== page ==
Understanding physical modelling synthesis
As we near the end of our synthesis masterclass, we turn our attention to how the evolution of the synthesizer has developed in tandem with computing technology, leading to the world of virtual synths that we all live in today…
Over the last few months, our series of articles on the history and science of sound synthesis has covered a lot of ground. Starting with the earliest valve-based electronic instruments that harnessed radio technology, we’ve seen how sound synthesis has always straddled the worlds of scientific research, state-of-the-art technology and abstract musical creativity.
We’ve touched on how synthesis technology has continually driven our culture through the development of new forms of music, and as such synthesis could even be seen as a perfect amalgamation of high-tech and high-art – the ultimate human expression of the march of technology. And where traditional acoustic instruments, once designed, tend to remain fundamentally unchanged from there onwards, synthesizers have constantly evolved and developed in line with the technological art of the possible – and users have continually explored and unleashed the artistic and creative potential that the technology enables.
Throughout most of this history, the driving force behind synthesis has been the desire to create increasingly accurate emulations of acoustic instruments, with the creation of new and original sounds a happy side-effect. But by the late 80s, the battle for truly accurate emulation had seemingly been won by digital sample-based synthesis, with more than a few forgotten companies, defunct technologies, and discarded instruments strewn in its wake.
But were we satisfied? Nope, not a bit of it. Because when surveying those remains, we recognised what we had lost: the individual character and hands-on control of analogue subtractive synths; the hard-edged bite and wide-ranging expressiveness of FM synths; the timbral flexibility of wavetable synthesis; the ever-evolving soundscapes of vector synthesis and the satisfying pit-of-the-stomach thump of an analogue drum machine. We surveyed a vista of identikit sample-based instruments that always sounded accurate, but always sounded the same.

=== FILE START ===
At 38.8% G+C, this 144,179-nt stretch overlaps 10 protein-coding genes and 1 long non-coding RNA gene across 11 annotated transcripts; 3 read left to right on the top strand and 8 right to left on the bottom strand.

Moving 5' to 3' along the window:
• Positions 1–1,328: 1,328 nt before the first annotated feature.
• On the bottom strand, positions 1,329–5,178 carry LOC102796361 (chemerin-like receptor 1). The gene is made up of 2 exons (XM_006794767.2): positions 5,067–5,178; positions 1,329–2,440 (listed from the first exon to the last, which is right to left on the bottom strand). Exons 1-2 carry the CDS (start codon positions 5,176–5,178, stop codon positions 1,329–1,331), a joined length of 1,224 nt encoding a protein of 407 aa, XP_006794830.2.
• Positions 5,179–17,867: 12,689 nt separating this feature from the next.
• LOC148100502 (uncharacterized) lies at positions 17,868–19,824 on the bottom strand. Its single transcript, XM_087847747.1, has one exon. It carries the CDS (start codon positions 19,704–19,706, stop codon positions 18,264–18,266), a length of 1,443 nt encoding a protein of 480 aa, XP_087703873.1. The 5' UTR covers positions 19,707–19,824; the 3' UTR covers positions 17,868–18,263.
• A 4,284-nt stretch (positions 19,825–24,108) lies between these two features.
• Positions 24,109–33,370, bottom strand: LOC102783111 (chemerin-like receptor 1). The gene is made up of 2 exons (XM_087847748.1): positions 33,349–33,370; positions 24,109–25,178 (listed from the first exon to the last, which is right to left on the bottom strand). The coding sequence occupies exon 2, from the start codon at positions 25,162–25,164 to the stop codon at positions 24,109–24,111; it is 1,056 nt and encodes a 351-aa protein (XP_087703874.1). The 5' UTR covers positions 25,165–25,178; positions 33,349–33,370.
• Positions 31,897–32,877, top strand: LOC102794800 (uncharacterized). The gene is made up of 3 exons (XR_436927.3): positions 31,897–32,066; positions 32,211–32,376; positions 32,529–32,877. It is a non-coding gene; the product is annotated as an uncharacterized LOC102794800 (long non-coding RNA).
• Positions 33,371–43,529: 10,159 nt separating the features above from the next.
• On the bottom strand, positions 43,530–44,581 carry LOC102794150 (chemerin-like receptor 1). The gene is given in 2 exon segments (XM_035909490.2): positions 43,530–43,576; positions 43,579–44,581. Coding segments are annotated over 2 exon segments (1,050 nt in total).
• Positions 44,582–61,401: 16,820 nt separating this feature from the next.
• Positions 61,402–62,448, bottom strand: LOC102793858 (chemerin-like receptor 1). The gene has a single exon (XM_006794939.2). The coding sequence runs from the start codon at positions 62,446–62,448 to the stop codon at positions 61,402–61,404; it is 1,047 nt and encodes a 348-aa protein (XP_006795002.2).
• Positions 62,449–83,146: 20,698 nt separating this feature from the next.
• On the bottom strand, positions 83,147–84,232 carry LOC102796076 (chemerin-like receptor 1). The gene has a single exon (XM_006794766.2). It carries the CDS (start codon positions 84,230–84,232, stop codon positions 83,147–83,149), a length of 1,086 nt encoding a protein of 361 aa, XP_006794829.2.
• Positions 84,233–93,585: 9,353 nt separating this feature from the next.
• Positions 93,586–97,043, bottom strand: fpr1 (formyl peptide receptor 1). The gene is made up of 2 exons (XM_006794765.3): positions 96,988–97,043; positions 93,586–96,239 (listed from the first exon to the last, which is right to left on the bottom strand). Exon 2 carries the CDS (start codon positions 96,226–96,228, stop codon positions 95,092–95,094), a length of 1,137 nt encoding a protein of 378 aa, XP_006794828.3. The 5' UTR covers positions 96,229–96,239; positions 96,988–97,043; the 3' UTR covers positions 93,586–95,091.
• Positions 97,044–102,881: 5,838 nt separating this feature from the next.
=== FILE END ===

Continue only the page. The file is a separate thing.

Recognising this, by the late 80s and early 90s, synth designers were focusing their attention on ways to create acoustic emulations that retained the timbral accuracy of samples, that could be modified as deeply as subtractive synths – and that would responded convincingly to real-time performance techniques and nuances. The approach they hit upon made FM synthesis look like child’s play, but held vast promise, too. That method became known, generically, as ‘physical modelling’.
Let’s get physical
The concept of physical modelling had been around since the beginning of the 70s, but a practical application of the concept had to wait until the end of the decade, when it was discovered almost by accident. Kevin Karplus and Alexander Strong of Stanford University (also the birthplace and incubator of FM synthesis) were researching a technique for emulating the sound of a plucked or struck string. They referred to the research as Digitar synthesis (a portmanteau of digital guitar), but it became more widely known as Karplus-Strong string synthesis.
The technique they developed took a wideband waveform – typically white noise – and passed this through a recursive filtered feedback loop in order to create an evolving subtractive comb filter effect (a comb filter being a filter that operates on multiple frequency bands simultaneously).